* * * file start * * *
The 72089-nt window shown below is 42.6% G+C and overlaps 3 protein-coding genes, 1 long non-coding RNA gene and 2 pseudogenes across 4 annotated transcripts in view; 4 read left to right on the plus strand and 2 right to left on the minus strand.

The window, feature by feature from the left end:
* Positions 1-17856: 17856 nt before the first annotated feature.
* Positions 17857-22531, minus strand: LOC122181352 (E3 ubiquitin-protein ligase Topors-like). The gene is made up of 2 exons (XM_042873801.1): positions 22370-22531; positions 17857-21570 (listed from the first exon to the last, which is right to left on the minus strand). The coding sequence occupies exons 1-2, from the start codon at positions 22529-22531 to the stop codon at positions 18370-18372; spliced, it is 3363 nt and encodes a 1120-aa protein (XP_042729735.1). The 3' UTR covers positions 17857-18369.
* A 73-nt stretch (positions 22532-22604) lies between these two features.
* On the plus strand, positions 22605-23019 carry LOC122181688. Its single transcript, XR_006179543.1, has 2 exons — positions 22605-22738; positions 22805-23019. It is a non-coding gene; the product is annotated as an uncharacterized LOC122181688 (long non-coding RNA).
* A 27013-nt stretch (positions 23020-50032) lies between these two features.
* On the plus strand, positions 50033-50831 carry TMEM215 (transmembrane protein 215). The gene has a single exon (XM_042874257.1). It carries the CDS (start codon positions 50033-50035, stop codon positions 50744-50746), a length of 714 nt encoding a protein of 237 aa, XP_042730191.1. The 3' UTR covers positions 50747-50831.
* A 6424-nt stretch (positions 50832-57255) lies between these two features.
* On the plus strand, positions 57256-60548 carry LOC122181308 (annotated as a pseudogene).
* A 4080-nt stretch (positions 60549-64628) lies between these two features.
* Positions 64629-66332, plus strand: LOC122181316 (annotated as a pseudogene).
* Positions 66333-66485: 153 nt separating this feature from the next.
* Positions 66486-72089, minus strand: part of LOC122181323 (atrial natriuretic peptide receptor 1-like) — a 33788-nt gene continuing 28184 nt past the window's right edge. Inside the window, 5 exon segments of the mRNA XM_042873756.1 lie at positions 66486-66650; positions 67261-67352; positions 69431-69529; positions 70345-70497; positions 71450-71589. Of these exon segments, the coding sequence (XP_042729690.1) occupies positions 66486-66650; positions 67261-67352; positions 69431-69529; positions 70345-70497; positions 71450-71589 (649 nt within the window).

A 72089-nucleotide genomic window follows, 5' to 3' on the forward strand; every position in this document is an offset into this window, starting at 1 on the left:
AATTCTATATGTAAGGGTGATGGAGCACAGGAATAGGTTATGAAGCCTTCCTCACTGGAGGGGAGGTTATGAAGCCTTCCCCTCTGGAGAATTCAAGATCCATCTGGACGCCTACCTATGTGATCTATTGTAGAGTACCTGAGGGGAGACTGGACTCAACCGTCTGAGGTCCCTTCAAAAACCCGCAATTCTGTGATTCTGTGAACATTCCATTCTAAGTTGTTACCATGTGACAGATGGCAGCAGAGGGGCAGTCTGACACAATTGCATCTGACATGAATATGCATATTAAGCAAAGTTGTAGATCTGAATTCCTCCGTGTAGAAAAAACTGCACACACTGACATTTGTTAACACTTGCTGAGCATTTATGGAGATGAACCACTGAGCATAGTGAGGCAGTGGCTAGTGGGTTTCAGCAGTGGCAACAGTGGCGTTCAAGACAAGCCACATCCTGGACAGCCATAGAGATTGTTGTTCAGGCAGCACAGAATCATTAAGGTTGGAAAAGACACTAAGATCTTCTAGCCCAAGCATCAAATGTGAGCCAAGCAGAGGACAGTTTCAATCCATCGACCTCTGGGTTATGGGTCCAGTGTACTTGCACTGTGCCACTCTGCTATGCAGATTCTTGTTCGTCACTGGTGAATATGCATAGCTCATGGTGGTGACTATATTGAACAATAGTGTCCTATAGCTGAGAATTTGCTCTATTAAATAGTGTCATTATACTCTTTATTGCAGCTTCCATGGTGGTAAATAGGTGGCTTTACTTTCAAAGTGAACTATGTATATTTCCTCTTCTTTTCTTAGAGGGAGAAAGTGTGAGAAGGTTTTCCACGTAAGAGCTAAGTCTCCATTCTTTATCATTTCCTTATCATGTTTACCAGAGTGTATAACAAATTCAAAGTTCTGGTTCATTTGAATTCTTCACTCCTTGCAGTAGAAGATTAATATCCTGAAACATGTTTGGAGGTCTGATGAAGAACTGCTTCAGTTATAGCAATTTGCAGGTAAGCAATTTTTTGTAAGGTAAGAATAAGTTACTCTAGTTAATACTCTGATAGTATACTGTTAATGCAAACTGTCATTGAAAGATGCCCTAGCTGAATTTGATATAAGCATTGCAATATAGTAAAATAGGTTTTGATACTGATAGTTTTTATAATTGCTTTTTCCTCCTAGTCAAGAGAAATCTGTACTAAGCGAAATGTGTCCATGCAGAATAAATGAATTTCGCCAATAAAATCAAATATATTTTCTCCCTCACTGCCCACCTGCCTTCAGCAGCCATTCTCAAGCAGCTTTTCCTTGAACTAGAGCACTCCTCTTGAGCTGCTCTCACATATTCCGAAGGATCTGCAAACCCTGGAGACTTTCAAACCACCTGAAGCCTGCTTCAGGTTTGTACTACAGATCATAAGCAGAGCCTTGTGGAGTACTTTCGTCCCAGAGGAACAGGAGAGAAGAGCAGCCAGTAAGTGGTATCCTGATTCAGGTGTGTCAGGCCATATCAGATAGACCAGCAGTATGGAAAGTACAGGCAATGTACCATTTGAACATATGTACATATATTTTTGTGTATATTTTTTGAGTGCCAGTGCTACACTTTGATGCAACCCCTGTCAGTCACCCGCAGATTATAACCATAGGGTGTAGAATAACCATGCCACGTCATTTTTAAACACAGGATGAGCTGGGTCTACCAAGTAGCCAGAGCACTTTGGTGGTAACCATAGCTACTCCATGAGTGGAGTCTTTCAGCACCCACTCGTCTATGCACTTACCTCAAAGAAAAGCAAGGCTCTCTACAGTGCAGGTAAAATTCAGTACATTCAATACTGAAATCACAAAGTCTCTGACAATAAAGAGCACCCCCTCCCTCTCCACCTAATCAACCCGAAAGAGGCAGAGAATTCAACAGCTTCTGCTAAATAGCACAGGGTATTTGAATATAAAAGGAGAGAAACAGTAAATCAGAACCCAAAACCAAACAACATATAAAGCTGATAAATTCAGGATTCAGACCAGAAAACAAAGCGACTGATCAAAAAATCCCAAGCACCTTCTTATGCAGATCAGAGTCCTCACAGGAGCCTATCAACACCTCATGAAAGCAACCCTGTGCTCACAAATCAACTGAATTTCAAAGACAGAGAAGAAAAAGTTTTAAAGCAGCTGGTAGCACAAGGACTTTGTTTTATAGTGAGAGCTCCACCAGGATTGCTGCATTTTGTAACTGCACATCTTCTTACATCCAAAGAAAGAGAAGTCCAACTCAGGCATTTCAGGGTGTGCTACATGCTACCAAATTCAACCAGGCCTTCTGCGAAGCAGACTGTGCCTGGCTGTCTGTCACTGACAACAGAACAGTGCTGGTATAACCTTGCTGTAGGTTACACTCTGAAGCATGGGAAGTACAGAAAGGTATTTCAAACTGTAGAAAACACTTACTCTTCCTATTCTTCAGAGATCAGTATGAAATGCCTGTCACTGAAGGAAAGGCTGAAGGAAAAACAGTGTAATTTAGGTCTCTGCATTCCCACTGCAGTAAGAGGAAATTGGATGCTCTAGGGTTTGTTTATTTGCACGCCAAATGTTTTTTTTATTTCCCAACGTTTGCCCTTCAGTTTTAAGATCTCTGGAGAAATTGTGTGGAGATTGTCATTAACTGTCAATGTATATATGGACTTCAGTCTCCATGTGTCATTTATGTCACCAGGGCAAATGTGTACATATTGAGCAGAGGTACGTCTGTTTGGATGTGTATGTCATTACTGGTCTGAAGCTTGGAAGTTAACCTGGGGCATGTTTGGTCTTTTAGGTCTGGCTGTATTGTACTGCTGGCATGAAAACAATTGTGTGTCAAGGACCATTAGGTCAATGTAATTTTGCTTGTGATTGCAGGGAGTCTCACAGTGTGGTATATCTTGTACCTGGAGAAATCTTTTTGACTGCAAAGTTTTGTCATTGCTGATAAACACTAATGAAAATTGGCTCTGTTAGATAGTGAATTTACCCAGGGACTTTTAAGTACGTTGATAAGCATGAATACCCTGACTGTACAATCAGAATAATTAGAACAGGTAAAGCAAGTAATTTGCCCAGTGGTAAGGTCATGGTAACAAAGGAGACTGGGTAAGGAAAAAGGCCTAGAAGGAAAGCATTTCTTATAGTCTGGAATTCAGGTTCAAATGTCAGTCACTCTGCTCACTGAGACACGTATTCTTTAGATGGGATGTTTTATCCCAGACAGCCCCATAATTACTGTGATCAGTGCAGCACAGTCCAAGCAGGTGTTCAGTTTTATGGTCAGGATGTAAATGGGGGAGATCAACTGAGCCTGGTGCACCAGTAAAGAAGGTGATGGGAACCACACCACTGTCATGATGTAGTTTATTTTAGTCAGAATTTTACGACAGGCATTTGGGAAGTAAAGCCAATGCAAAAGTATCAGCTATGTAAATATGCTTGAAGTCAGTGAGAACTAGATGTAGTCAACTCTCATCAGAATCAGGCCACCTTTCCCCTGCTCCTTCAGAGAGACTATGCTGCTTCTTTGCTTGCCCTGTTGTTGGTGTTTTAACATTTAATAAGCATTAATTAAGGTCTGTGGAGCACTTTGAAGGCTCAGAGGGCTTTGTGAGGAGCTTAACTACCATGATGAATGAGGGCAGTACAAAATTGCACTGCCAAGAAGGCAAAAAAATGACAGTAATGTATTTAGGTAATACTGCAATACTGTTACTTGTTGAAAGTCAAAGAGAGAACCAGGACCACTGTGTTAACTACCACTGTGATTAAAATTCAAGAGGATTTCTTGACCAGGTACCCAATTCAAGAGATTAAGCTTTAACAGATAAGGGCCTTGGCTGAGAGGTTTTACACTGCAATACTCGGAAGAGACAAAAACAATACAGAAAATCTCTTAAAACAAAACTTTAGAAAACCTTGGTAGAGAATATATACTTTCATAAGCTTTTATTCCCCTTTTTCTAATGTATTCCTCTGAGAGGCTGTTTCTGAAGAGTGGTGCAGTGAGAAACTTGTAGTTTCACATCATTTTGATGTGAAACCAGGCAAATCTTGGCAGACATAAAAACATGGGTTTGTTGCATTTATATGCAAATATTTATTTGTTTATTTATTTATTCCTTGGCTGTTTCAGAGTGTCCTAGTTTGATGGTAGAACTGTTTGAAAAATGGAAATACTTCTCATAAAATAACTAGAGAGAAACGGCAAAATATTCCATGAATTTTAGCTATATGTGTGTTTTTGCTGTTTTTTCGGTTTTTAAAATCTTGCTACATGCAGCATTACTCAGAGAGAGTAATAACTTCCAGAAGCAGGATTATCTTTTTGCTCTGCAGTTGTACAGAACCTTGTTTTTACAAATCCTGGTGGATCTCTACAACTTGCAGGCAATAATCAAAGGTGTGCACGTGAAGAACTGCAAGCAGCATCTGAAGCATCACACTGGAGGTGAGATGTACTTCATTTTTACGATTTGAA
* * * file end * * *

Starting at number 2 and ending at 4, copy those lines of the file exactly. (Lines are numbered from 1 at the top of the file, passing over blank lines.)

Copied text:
The window, feature by feature from the left end:
* Positions 1-17856: 17856 nt before the first annotated feature.
* Positions 17857-22531, minus strand: LOC122181352 (E3 ubiquitin-protein ligase Topors-like). The gene is made up of 2 exons (XM_042873801.1): positions 22370-22531; positions 17857-21570 (listed from the first exon to the last, which is right to left on the minus strand). The coding sequence occupies exons 1-2, from the start codon at positions 22529-22531 to the stop codon at positions 18370-18372; spliced, it is 3363 nt and encodes a 1120-aa protein (XP_042729735.1). The 3' UTR covers positions 17857-18369.